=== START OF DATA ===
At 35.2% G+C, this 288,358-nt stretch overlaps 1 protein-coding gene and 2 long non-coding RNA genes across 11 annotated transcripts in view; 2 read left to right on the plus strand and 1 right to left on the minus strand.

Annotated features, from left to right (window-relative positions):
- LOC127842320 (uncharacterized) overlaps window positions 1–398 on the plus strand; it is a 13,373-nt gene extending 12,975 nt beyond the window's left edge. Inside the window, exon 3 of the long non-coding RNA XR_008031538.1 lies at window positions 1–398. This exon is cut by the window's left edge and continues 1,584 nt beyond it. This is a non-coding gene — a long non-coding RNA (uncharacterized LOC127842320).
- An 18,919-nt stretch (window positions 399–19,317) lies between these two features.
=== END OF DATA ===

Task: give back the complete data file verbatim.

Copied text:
At 35.2% G+C, this 288,358-nt stretch overlaps 1 protein-coding gene and 2 long non-coding RNA genes across 11 annotated transcripts in view; 2 read left to right on the plus strand and 1 right to left on the minus strand.

Annotated features, from left to right (window-relative positions):
- LOC127842320 (uncharacterized) overlaps window positions 1–398 on the plus strand; it is a 13,373-nt gene extending 12,975 nt beyond the window's left edge. Inside the window, exon 3 of the long non-coding RNA XR_008031538.1 lies at window positions 1–398. This exon is cut by the window's left edge and continues 1,584 nt beyond it. This is a non-coding gene — a long non-coding RNA (uncharacterized LOC127842320).
- An 18,919-nt stretch (window positions 399–19,317) lies between these two features.